Those who are mildly/moderately affected are the people who are out in the community, if they have an understanding about the lives of those severely affected they can tell others how severe the condition can be when talking about their own M.E.


People with mild M.E don't experience the same severity of symptoms and problems as those with severe M.E however that doesn't mean their lives aren't severely affected by their M.E! 

When someone is moderately affected and may use a walking aid or wheelchair it's obvious to others who see them that they have problems and recognised that they aren't able to do the same things as those who are well. 

However people with mild M.E look fine to others when they aren't. People who don't understand the illness expect those mildly affected to keep up, not miss nights out, family engagements etc 

 Anyone with mild M.E is suffering greatly, they can often take part in things with friends, manage to work or do 'normal' activities that others in their lives enjoy but suffer later for it - however their symptoms are often dismissed and  unrealistic expectations are put upon them by others who don't understand M.E.

Today I write this from a hospital bed, I know that tomorrow and the days following I'm going to be lying in this hospital bed. I hope that my health improves so that I will be out of bed but at the minute I can predict I'll spend the immediate future in bed.

 Having become used to life in bed this is easy now to accept. Many people with mild/moderate M.E live in a push crash cycle where they do as much as they can when able and keep pushing their bodies to do more which then leads to an inevitable crash. 

They then find themselves in bed suffering with post exertional malaise and with major payback from their activities and the fact that they pushed themselves beyond what their body could easily manage.

I remember when I pushed my body like that and how the crashes felt, going from almost feeling like you had a semi normal life to suddenly feeling completely deflated being stuck in bed again with no idea of how long this crash will last. 

When people with mild/moderate M.E crash and are faced with uncertainty of when the crash will end, being stuck in bed can be very difficult to accept. 

Their level of ability can fluctuate from one extreme to the other unlike someone severely affected who has fluctuating symptoms but pretty much knows how they will be overall in the immediate future.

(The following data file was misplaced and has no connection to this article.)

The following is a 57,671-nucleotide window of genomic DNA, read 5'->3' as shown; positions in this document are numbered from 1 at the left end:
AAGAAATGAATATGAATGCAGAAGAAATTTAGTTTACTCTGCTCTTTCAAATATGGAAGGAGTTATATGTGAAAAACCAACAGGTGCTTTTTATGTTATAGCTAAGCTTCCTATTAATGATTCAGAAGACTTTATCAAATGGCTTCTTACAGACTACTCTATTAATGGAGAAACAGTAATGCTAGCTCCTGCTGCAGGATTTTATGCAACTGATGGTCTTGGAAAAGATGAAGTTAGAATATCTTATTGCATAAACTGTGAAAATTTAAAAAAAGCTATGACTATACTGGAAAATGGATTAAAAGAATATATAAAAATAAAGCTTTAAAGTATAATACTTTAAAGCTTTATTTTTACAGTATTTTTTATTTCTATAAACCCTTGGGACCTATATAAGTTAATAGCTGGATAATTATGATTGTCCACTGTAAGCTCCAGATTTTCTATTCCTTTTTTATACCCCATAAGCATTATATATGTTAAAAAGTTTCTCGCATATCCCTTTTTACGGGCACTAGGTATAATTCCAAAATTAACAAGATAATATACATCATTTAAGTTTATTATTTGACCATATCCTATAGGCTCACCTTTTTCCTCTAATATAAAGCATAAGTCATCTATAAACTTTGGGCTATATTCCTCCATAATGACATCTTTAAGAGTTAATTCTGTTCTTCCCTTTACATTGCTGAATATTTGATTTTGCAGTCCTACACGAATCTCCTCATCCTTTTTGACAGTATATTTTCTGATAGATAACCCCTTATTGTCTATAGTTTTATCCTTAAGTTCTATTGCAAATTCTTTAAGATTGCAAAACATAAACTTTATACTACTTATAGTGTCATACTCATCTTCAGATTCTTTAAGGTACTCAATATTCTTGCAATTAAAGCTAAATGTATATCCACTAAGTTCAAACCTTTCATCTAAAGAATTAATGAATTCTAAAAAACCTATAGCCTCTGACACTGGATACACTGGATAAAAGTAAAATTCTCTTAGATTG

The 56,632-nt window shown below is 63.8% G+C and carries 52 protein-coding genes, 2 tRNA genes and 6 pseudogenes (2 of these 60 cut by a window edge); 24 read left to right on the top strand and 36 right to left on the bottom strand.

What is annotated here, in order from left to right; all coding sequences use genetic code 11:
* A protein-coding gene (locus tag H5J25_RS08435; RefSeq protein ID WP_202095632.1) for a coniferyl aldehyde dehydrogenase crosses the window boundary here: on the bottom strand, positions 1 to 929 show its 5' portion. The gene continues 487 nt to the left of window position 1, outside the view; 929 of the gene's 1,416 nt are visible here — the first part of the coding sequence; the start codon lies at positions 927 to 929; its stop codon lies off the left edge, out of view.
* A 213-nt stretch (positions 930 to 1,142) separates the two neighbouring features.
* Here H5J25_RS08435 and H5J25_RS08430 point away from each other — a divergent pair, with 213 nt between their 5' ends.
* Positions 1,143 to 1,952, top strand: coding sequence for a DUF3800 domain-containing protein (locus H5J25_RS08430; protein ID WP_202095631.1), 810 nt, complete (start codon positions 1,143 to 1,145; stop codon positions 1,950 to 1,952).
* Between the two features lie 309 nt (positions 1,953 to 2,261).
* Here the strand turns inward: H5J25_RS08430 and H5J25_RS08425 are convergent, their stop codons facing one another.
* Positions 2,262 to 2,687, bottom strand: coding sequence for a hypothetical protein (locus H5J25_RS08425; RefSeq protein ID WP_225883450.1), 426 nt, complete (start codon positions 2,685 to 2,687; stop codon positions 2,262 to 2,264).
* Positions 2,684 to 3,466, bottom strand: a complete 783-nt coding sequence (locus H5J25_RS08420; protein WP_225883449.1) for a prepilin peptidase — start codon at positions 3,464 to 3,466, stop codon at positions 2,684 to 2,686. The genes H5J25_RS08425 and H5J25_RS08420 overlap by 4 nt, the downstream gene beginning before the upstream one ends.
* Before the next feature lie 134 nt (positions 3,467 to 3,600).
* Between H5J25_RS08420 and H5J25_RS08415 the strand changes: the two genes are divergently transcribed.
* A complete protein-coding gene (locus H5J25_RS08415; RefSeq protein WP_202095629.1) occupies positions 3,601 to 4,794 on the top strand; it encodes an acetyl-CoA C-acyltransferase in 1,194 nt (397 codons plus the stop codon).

So for anyone who is severely affected and does complain about how lucky those with mild M.E are and how they should be grateful for what they can do and not complain after a hard day at work or when exhausted after a day out. 

Try to put yourself in their position or remember a time when you were. Did you feel lucky and grateful that you were able to do things when you had payback and felt so alone because no one understands and puts pressure on you to do things you can't? 

If you constantly had periods of being able to do things hoping your health was improving only to get shot down again and again when the inevitable crashes come would you feel happy that you could do things? Or frustrated that there was such hope and then total uncertainty?

Did you know then how severe M.E can become? When so few people in the lives of those with M.E understand or appreciate how hard this illness can be at any level - is it not understandable that when suffering from doing something people come to groups online to talk about how they feel with others who understand? 

When I was able to do things and existed by pushing myself I was aware of how severe M.E could be and even now, classed as 'very severely affected' I appreciate that my health and quality of life could be much worse and am very grateful that it's not.

If we want more awareness and understanding of M.E within the medical profession, family and friends, the media and general public - I think a good place to start would be within our own M.E community!

Thursday, 8 January 2015

Accepting Chronic Illness, not giving in - just accepting that life will be different!

Accepting a chronic illness or two as was my case with M.E and Fibromyalgia isn't easy, for many it can be completely overwhelming. Of course it doesn't help that half of the medical profession, family members and friends often don't believe that the conditions exist in the first place or think that it's 'all in your head'!